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  • Don't Use Silent Treatment Out of Anger: How to Use It as a Discipline Tactic

    There may be times when ignoring your child is the best course of action.
    by Rachel Perez .
Don't Use Silent Treatment Out of Anger: How to Use It as a Discipline Tactic
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  • Giving your child the silent treatment is something you've done or thought about a lot, especially when you find yourself yelling at your misbehaving kids. (You can avoid raising your voice through this no-fail tip, by the way.) But it's a tricky discipline technique for parents. While it can be an effective behavior modification tactic, it can easily be misinterpreted by your toddler.

    One of the reasons toddlers act out is to get their parents' attention. "The mistake most parents make is responding to the misbehavior since negative attention is better than none at all," explains clinical psychologist Ed Christopherson. (There are other valid reasons why children want your attention, so check out this list first to rule them out.)

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    If parents reward good behavior by reinforcing it, then paying attention to bad behavior may also be sending the wrong message. Before you resort to giving your child the silent treatment, consider this checklist.


    Never use the silent treatment out of anger or as punishment

    Parents often make the mistake of resorting to silent treatment because of anger, frustration, or exhaustion. Sometimes, it's used to make a child feel guilty and force him to do as ordered. Punishment also breeds resentment, which does nothing to correct misbehavior.

    If you need to withdraw yourself from the situation to give yourself time to calm down, you can say you're stepping out and will come back to your little after a minute or so.

    Observe your child and identify a specific behavior you want to change, correct, or modify.

    If your toddler is becoming violent or destructive and is hurting himself or hitting others, the silent treatment is not the best course of action. These kinds of behavior warrant your urgent attention. Your child's safety is a priority over winning a power struggle (read: tantrum) with your child.

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    Silent treatment may work best for misbehaviors that do not put your child or others in any danger, such as whining or shouting. It has to be specific and clear to you and your child.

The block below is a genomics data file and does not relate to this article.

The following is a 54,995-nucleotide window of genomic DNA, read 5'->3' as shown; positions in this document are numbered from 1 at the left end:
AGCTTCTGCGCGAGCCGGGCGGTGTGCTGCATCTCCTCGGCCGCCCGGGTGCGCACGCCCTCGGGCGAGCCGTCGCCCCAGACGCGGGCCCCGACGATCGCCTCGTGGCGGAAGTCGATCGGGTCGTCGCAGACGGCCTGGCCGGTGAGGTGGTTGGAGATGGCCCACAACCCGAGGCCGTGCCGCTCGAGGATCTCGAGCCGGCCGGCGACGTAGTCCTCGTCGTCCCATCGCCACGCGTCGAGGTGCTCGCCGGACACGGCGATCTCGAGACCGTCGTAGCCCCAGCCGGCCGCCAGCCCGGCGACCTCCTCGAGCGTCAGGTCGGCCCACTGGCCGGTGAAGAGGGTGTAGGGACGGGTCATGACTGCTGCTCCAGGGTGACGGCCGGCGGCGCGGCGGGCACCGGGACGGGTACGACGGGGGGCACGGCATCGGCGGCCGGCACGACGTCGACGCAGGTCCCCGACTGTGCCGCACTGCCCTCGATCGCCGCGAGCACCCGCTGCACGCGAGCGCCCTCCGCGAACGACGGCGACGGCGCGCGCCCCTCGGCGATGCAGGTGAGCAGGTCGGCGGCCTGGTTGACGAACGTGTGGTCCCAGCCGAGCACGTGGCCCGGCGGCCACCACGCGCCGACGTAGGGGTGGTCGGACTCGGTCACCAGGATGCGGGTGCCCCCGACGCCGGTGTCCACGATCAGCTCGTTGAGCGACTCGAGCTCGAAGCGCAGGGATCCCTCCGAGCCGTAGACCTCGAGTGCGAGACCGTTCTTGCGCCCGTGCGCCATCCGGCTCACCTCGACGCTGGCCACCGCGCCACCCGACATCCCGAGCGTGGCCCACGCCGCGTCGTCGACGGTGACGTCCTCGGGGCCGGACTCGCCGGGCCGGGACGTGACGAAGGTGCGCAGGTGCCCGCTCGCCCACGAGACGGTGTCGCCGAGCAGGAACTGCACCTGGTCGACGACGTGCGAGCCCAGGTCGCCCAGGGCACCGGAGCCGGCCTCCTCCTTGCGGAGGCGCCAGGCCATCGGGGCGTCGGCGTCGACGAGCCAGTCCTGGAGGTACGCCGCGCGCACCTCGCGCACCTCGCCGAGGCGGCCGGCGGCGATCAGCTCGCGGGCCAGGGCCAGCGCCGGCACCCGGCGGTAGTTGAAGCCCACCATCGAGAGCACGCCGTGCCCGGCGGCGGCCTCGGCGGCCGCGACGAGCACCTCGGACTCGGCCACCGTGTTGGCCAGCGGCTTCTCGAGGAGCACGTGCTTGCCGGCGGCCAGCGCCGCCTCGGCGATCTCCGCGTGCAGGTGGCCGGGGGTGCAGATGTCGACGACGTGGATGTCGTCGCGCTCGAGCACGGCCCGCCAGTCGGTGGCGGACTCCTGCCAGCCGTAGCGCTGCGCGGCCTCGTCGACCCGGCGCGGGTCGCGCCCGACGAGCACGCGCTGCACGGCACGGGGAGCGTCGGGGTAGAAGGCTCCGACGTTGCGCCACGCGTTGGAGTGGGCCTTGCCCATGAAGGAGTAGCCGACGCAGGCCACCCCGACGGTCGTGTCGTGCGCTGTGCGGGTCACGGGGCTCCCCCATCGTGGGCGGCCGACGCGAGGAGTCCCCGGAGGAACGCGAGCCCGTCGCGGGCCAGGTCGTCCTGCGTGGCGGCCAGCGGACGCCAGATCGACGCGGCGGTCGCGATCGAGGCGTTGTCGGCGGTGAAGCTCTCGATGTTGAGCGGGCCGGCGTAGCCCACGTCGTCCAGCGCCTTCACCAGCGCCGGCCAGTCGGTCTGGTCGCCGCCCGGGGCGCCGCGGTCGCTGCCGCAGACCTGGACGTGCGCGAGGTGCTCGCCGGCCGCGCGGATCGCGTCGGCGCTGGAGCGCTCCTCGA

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    Clearly communicate to your child what behavior you want to change and why you're choosing to ignore it. 

    Don't expect your child to change his ways when he has no idea what he's done wrong. Once you've identified the behavior you want to change, discuss it with your child in terms he can understand. He needs to know what he did that's considered bad behavior and what he can do instead. 

    Set boundaries. Lay down this "rule" and discuss it with your child calmly before he acts out or after a first offense. Explain to your little one you won't engage with him if he's shouting or whining and that you will respond when he's calm and ready to use his words. 


    "Like anything in parenting, changing your move last minute doesn’t help anything," warns Dr. Robert Zeitlin, author of Laugh More, Yell Less: A Guide to Raising Kick-Ass Kids.

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    Ensure that your child is safe even without supervision

    If you cannot leave your child unsupervised, you can keep an eye on him in the same room without engaging with him in any other way. You can also give him a gentle but firm warning first before doing so. You need to follow through and be consistent with your rules but not at the expense of your child's safety. 

    Let your child feel and let his emotions be without giving in to his whining, shouting, or crying. Give your child space and time to cool down and practice self-soothing techniques. It is also similar to giving kids room to solve disagreements with their playmate on their own.

    Don't forget to reward good behavior and praise your child's efforts


    Don't pass on the opportunity to point out good behavior and give appropriate credit. Tell her, "It's so much better to understand what you want to tell me when you're not crying." Or, "It was so nice of you to try and calm down first before you talked to me."

    Ignoring your child can be an effective way of preventing misbehavior from happening again. But take care of how and when to use it. Make sure your child understands why you're ignoring him, or he may just feel neglected and unloved.

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